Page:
Memorial Park’s Future in Jeopardy; Looking For a Job?
Thousands of people who have enjoyed fun events like picnics, swimming, parties, sporting events, tennis and just plain leisurely time away from the hectic workplace and fast pace of living will have such pleasures denied if Memorial Park in St. Clairsville is forced to cease operations.
And park official say it will have to be closed if a small levy – of 1 mill – is not given voter approval at the May 7 primary election.
Jack McKeever, a member of the Memorial Park board, explained to a newly formed citizens committee the problems the park has encountered over the years. The committee will be going all out to educate St. Clairsville and Richland Township residents about some misconceptions about the park and how it is operated and financially supported.
“The main thing is that people in St. Clairsville believe the park belongs to the city and is financed by the city. That is totally wrong,” McKeever said. “St. Clairsville doesn’t pay the park a dime.” He said the city’s only contribution to the park’s operation is it funds the first filling of the swimming pool in the spring.
When the city income tax was passed, McKeever said there were residents of the city who believed some of that tax money would be used for developing the park. None of that money goes for the park, McKeever emphasized.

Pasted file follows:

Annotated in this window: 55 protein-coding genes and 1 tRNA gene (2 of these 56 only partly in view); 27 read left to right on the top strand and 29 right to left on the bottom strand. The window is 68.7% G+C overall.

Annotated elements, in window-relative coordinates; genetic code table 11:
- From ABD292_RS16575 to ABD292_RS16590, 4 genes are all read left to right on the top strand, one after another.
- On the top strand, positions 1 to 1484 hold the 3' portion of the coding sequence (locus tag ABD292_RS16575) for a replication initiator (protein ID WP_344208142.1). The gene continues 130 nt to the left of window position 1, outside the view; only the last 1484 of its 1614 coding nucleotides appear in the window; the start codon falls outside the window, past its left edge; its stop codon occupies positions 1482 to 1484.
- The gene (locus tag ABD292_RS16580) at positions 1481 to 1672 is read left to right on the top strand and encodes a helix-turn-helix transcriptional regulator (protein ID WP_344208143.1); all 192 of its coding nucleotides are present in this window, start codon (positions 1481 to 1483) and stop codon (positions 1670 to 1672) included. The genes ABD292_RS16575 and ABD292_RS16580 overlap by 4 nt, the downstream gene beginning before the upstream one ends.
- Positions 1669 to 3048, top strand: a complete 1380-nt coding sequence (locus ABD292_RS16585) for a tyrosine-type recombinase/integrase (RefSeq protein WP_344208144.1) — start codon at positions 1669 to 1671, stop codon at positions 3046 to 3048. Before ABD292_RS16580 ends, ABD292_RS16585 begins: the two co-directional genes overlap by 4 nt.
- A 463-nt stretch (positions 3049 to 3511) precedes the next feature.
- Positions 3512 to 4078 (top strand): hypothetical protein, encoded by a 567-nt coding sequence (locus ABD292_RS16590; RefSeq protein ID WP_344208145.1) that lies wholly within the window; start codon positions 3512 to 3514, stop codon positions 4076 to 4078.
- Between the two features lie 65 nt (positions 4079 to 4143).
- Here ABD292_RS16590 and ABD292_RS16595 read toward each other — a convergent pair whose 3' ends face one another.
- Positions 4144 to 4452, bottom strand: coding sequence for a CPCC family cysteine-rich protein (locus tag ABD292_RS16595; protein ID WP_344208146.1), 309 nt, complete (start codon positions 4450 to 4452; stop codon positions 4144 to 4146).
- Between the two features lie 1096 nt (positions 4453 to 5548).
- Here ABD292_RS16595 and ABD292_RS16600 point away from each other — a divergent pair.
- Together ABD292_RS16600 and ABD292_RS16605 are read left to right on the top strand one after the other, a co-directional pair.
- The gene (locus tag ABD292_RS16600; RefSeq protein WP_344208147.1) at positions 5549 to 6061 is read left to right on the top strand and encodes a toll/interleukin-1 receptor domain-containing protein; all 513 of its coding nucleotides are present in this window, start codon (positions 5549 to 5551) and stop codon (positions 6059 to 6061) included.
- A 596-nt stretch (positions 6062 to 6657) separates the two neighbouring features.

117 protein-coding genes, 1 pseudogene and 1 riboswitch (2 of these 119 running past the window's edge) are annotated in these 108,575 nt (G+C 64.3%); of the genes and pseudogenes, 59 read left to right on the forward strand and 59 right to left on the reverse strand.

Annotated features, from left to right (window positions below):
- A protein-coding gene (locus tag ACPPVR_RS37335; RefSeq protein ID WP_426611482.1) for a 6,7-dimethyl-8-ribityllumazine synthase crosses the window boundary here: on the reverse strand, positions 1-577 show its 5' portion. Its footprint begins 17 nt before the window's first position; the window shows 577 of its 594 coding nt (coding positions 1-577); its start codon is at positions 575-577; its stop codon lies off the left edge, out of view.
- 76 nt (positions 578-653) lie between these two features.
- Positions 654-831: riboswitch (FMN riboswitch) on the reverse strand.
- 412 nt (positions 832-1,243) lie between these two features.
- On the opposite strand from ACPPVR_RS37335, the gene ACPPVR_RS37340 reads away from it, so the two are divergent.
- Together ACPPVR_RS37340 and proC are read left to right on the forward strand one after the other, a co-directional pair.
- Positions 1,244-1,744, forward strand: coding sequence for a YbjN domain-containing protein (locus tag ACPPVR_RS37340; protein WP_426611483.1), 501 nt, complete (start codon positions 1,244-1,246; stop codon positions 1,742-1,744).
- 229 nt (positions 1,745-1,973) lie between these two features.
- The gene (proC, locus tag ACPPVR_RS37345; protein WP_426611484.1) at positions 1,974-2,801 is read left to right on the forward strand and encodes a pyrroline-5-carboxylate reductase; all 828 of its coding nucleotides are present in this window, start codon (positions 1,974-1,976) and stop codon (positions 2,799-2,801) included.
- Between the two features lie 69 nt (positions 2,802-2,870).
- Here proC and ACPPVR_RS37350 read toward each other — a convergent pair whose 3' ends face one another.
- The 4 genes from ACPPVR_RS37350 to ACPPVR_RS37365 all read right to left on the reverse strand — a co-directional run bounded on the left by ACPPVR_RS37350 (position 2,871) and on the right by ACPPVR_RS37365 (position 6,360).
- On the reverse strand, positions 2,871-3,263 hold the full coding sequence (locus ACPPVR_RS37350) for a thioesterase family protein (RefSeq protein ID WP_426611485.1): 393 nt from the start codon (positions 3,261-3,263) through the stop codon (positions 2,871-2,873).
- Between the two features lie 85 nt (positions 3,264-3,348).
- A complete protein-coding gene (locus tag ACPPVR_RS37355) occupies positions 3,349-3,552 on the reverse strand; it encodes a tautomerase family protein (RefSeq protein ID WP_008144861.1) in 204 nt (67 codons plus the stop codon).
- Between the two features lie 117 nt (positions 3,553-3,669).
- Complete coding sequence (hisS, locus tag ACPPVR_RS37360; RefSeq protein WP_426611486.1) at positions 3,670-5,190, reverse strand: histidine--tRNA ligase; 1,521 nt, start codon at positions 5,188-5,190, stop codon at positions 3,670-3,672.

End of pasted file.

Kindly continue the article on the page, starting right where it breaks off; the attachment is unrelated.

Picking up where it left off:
By the same token, McKeever noted there are also those who believe the park is owned by the Richland Township. He noted the park is a separate entity and at one time the township trustees did offer financial assistance to its operation but more recently, because of financial cuts the township has endured from the state, their contribution is minimal.
“Years ago the township gave us money, usually at the start of the season and at the end of the season to catch up on our bills.” He said that provided the park with about $55,000 a year to meet the payroll and other park expenses. But that assistance no longer exists.
“At one time we got around $35,000 from the state. What we get from the state and the county now doesn’t pay our insurance,” McKeever said. The state has continually cut local government funding to the point where the park receives about $9,000 a year.
Many years ago when the park was in its infancy, McKeever said making improvements at the park was not a major problems, “We’d contract the major coal companies, like Hanna Coal and some others back then and they’d send financial help.” He said that hasn’t happened in a long time.